But honestly, I just feel grumpy.  And impatient. And ornery.  And though my original hope was to get on here and write about it as it fell away from me, I realize that is not happening this time, and I have a choice to make.


I don't want to make a choice.

(Please read above line in the best whiney voice you can conjure up.)

What do I want?
I want to be somewhere warm and sunny.  I want to see blue skies.  I want to feel like I have a home and feel settled again.  At least a place that is where I reside for the majority of my time.  I want to be packing to go to South Sudan soon - or at least to training in Colorado.  I want to be typing a blog that tells you that after this week of praying together we had gobs of support come in and we are headed out in a few weeks....
wait.  uh oh.

And then, as I sit writing, it comes to me.  Once again I am hit smack in the gut with my flesh.

I realized even as I was typing up the invite to have you all pray last week that my ultimate goal was to help God see how spiritual I was and that I was "getting it" - whatever it was that he is wanting us to learn - and that we could "move on" now.  I understood that my attempts to manipulate God and pull the wool over his eyes were lame and pitiful at the very least - and blatant sin if named correctly.  Yet that didn't stop me.

Because, you see, I also knew that even if my motives weren't completely pure, most of you praying were sincerely praying for us with hearts that believe and love and desire.  We can't do that for ourselves very often without all the other garbage in there.  The self focus and plans that we make for ourselves often blur our view and motives.  But usually when we are praying for others, we are doing it because we have real empathy, desire, and longing for them and about them that is really about what we are praying for.  In a very real sense, I needed you to "stand in the gap" for us.  Yes, for support raising, but also simply for us.  For our hearts, minds, emotions, souls, desires, feelings, wants, and weaknesses.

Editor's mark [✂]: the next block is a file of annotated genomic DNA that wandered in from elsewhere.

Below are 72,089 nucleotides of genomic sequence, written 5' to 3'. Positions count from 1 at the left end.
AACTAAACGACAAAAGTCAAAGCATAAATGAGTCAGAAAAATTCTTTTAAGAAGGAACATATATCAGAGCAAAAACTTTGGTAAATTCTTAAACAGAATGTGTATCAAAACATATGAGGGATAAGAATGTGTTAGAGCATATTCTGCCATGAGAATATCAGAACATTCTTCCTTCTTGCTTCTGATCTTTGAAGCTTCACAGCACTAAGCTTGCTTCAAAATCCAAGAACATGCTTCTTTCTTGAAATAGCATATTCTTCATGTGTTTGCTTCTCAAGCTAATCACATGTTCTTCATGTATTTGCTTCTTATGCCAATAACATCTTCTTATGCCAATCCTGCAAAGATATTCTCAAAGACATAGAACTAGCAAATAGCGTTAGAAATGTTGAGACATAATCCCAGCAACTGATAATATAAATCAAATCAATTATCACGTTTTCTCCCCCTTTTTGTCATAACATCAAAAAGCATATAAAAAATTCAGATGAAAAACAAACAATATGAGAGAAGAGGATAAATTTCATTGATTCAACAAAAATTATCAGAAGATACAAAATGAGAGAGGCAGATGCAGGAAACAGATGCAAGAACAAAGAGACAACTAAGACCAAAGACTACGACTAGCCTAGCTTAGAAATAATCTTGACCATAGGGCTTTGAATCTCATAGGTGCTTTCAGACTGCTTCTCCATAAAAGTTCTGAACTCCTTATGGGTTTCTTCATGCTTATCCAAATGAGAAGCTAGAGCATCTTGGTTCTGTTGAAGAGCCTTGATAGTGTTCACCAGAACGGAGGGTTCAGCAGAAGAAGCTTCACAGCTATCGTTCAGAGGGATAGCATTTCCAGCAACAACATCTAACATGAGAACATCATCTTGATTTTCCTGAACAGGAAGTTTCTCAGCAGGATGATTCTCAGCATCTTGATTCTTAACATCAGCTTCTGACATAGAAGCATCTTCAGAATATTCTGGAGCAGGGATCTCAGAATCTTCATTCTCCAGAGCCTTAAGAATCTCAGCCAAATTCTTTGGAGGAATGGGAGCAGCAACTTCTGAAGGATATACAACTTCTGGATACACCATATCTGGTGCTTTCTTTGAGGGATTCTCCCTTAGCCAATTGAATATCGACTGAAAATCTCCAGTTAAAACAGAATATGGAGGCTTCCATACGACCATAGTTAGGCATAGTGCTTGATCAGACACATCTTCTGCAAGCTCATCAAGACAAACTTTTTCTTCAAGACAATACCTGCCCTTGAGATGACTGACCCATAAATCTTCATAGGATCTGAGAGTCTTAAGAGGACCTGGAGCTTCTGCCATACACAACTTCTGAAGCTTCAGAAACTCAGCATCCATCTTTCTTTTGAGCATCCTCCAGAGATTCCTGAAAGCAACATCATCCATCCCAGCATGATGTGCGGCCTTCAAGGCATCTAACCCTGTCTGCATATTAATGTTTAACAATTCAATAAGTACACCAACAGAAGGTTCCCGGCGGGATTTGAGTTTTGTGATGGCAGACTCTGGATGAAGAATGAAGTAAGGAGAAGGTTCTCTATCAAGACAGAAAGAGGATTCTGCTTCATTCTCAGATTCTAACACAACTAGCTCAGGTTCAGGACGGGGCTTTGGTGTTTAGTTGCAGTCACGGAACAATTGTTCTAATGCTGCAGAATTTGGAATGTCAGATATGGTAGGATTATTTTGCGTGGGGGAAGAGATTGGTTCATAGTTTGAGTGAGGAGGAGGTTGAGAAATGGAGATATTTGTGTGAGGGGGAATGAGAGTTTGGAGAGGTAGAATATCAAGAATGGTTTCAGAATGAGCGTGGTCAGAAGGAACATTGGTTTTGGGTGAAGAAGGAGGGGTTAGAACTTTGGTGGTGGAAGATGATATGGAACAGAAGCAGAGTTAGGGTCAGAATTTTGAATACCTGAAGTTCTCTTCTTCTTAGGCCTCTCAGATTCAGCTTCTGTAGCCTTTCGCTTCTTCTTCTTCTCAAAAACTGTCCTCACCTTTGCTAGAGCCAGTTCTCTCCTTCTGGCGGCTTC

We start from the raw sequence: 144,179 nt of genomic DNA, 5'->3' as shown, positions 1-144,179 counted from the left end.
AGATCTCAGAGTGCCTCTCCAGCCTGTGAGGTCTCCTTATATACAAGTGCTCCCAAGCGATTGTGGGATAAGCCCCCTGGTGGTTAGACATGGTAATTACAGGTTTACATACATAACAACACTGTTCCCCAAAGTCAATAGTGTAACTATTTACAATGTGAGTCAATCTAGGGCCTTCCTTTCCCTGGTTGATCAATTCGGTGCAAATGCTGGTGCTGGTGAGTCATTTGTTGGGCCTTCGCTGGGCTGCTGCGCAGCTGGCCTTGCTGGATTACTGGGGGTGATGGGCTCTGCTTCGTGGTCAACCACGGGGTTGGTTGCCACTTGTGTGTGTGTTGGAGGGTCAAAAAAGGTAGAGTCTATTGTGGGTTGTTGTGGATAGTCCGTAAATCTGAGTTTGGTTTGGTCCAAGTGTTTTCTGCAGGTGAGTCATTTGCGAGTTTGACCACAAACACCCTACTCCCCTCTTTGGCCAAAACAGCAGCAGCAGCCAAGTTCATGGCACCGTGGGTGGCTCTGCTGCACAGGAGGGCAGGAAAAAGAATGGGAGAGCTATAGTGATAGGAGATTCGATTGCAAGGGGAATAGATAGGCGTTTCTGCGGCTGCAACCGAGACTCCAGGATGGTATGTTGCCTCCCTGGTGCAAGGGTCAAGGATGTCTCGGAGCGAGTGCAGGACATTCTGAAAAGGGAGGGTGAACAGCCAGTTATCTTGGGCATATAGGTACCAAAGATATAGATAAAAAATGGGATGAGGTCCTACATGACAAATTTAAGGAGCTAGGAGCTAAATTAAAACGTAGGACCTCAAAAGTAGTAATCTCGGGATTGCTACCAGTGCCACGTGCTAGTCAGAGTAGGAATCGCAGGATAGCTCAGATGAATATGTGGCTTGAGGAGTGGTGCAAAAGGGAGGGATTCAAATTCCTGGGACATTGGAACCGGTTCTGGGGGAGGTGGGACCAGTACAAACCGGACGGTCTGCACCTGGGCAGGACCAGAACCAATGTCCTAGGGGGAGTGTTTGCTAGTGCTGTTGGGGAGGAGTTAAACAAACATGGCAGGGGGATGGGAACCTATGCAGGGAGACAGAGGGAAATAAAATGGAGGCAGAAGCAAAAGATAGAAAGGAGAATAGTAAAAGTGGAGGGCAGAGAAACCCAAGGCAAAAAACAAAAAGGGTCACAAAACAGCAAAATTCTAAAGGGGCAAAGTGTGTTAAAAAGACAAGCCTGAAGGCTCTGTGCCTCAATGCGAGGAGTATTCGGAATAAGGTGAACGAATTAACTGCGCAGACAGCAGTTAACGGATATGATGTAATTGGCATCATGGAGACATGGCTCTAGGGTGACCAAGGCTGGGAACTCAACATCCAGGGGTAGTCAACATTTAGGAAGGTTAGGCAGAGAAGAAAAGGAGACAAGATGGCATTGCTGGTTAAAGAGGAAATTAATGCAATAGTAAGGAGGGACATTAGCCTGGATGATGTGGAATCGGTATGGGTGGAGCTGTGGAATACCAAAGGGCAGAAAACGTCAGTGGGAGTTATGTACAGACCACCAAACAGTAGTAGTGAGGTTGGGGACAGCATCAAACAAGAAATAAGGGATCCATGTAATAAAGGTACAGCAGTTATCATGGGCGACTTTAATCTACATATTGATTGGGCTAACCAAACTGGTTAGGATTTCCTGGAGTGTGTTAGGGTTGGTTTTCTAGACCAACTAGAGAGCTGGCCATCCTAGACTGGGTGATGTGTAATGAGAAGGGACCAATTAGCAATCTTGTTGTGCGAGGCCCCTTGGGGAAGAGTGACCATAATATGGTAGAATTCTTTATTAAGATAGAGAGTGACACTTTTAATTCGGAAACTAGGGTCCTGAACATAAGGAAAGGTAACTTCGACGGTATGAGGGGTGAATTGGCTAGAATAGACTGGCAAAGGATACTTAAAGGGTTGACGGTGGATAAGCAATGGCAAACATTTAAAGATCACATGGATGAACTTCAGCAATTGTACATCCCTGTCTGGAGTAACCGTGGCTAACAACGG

So I guess, even though though the sky is still grey, the sun seems as though it is never coming out again, and the reports coming in last week were the same numbers as the week before, I am thankful.  Thankful that I am not doing this alone.  That I have friends who read this stupid, whiney, all-about-Heather blog and still love me.  Still pray.  And believe for me when I can't.  And do it in ways that are begging for God's perfect plan to be carried out to completion - even when it feels like I am fighting it every step of the way sometimes!  I am thankful for you.